These buttons can make quick work of navigating to a location. Tap “Home” or “Work”, and you get a route straight to these locations. “Recent locations” is almost as easy, as the NAV 500 provides a quick list of the last locations that you have gone to. You can scroll down the list and tap once to navigate to a location. Navigating the POI menu isn’t bad either, and it is broken down into logical groups. Pulling up a list of all locations to eat at can take a while, presumably as it cranks through the many thousands of POI to come up with the list. One aspect of scrolling long lists that I would like to see improved is that when you tap below the marker bar, you snap to that place in the list, unlike the MS Windows convention of snapping down one page. For me, this made scrolling lists a little troublesome. The list of POI seems to be reasonably up to date, and reliable to get to locations around me. You can navigate to POI very easily, and also save a destination as a “Bookmark” to quickly navigate back to it.
The NAV500 can plan and navigate routes of multiple destinations, which is a nice feature. The interface to go through that work is easy to understand, and has you picking destinations off of the familiar “Navigation” page; picking by address, recent, POI, etc. This allows you to pop them onto a list, and you will then be able to navigate to the locations in sequence. It does not optimize the routes for most efficient order of destinations like some higher end GPS units.
The NAV500 has a lot of flexibility as to how you should set up the routes. The usual fastest, shortest is in there, but also you can pick your vehicle, like faster car, slower car, on foot, on bicycle, etc.
While on the road, and navigating, the voice prompts were clear, and surprisingly loud. I needed to turn the unit down to keep it from blowing the doors off. Not bad if you are cranking the music on your stereo, or driving with the windows down. The volume can be adjusted quickly by tapping the screen and going into settings. The setting stayed at that level even after I shut the unit off and turned it back on. I did find however that the information about my route was small down the bottom of the screen; displaying my speed to the thousandths place, “65.71 MPH”, and time to destination. I would have liked the data a little larger, and a little more defined in the screen space. Small issue, not critical.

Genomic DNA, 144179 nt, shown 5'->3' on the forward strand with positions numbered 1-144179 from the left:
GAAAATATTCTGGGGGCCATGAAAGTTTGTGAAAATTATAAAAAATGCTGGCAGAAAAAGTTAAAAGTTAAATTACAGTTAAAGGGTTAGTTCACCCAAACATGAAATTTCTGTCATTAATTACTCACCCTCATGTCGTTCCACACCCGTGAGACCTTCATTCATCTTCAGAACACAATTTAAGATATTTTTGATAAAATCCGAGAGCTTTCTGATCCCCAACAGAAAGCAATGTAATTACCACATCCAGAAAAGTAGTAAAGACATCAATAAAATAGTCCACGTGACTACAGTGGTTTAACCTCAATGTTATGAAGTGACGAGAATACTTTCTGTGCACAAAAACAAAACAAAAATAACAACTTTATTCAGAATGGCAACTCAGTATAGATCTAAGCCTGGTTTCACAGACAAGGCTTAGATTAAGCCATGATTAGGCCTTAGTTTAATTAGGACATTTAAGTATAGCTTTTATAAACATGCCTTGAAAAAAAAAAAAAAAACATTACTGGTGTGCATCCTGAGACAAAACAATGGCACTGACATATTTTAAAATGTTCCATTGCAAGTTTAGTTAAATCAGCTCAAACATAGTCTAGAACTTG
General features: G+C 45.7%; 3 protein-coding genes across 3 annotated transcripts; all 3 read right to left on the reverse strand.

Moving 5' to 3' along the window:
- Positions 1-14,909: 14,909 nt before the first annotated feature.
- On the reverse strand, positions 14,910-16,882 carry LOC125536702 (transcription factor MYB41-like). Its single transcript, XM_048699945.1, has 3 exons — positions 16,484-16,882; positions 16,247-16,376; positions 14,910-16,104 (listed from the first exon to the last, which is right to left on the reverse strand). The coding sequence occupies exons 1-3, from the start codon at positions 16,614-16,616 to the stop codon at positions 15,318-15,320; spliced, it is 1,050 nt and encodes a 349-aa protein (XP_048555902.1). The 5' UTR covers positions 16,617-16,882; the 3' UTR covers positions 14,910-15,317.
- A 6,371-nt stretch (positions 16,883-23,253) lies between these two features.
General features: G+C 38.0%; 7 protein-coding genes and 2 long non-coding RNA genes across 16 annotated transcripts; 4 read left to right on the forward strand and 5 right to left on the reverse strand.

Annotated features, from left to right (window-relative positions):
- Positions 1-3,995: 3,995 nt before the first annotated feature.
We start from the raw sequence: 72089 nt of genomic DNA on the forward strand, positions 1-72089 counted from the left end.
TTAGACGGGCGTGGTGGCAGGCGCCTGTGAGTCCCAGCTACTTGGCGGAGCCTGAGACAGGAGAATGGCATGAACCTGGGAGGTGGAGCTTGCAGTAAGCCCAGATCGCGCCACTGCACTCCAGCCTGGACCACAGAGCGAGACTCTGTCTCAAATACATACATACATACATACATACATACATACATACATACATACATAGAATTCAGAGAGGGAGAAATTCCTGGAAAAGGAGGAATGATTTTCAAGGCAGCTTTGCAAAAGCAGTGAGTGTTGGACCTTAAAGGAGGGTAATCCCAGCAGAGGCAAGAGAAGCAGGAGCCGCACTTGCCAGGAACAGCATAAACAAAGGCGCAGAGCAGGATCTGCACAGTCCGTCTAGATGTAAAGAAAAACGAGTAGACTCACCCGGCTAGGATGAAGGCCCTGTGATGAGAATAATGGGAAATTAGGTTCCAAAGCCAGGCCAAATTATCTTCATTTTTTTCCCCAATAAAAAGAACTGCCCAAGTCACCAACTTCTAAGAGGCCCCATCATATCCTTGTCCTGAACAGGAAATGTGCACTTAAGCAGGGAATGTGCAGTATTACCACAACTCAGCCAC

Rounding out the Design
The Bushnell NAV500 has a small stylus down the right side of the unit, then the power input, a small USB connection, and then an external antenna connection. Across the top, the unit has the SD card slot and a headphone jack. The left side has the power button. There is a soft reset button and a hard reset slider. It’s running MS WIN CE 4.2 as its operating system, so you might need it someday, but I had no lock-ups, hang-ups or freezes.
Music and Photos
You need to load music and photos onto the SD card, and stick it in the slot; which unfortunately is the same SD card that holds your map data. So, you’ll need to go through some hoops to get the files loaded. You can connect the unit to your computer via ActivSync to load files onto the SD card. Playback was reasonable through the speaker, but the unit does not have an FM modulator to play through your stereo.
You wouldn’t buy any GPS for its music playing ability, and this keeps with that trend. It works, but it’s no iPod. In connecting the unit to your computer, you can charge the unit with the included USB cable.
The Mount is a gooseneck style mount that is easy to put on the windshield and take off with a quick action lever. The unit fits nicely into the cradle, and is fairly easy to take off and put back on again. The gooseneck style mounts do have a tendency to vibrate a bit on the highway, so having it rest on the dashboard, helps. The power cord comes out the side so resting the bottom of the GPS right on the dash is not an issue.
The Bushnell NAV 500 started out a bit foreign for me, but I warmed to it as I realized what its capabilities were. Early frustrations gave way to understanding a fairly simple user interface. I like the route planning and the reasonably easy navigation of the user interface. The maps are from TeleAtlas, which at this writing has recently upgraded the maps significantly in their release to GPS manufacturers. No official word from Bushnell about their map upgrades as of yet. I would want a map upgrade in the near future to solve some long standing data gaps on the TeleAtlas side. The navigation was good on the unit, and got me from point A to point B quite well. Once learned, the icons and layout are easy to understand and was good at getting me where I wanted to go. I would love to see some cultural adaptation go on with the interface, namely true American voice prompts, but it’s not an issue for usage.
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Posted by Scott Martin at January 24, 2007 11:37 AM